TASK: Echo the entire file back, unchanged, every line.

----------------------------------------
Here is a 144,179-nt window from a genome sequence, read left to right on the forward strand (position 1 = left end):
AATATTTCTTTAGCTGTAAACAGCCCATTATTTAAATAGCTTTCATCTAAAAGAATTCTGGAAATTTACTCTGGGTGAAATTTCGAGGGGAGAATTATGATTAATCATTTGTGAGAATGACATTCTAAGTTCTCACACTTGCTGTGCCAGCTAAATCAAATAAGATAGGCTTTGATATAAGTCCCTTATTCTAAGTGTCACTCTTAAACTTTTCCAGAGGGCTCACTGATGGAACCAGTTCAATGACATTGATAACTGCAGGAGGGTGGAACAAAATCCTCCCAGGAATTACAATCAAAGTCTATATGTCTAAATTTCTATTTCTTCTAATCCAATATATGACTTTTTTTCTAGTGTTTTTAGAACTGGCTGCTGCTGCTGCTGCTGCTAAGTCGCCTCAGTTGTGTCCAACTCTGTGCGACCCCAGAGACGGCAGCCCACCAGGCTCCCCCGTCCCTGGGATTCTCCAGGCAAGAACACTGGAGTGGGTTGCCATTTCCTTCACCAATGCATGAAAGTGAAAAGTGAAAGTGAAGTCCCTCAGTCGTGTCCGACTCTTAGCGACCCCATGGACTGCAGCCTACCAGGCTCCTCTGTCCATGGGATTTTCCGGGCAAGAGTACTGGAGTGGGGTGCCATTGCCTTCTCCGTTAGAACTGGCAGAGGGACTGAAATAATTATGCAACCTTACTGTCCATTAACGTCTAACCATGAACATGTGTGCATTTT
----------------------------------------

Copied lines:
Here is a 144,179-nt window from a genome sequence, read left to right on the forward strand (position 1 = left end):
AATATTTCTTTAGCTGTAAACAGCCCATTATTTAAATAGCTTTCATCTAAAAGAATTCTGGAAATTTACTCTGGGTGAAATTTCGAGGGGAGAATTATGATTAATCATTTGTGAGAATGACATTCTAAGTTCTCACACTTGCTGTGCCAGCTAAATCAAATAAGATAGGCTTTGATATAAGTCCCTTATTCTAAGTGTCACTCTTAAACTTTTCCAGAGGGCTCACTGATGGAACCAGTTCAATGACATTGATAACTGCAGGAGGGTGGAACAAAATCCTCCCAGGAATTACAATCAAAGTCTATATGTCTAAATTTCTATTTCTTCTAATCCAATATATGACTTTTTTTCTAGTGTTTTTAGAACTGGCTGCTGCTGCTGCTGCTGCTAAGTCGCCTCAGTTGTGTCCAACTCTGTGCGACCCCAGAGACGGCAGCCCACCAGGCTCCCCCGTCCCTGGGATTCTCCAGGCAAGAACACTGGAGTGGGTTGCCATTTCCTTCACCAATGCATGAAAGTGAAAAGTGAAAGTGAAGTCCCTCAGTCGTGTCCGACTCTTAGCGACCCCATGGACTGCAGCCTACCAGGCTCCTCTGTCCATGGGATTTTCCGGGCAAGAGTACTGGAGTGGGGTGCCATTGCCTTCTCCGTTAGAACTGGCAGAGGGACTGAAATAATTATGCAACCTTACTGTCCATTAACGTCTAACCATGAACATGTGTGCATTTT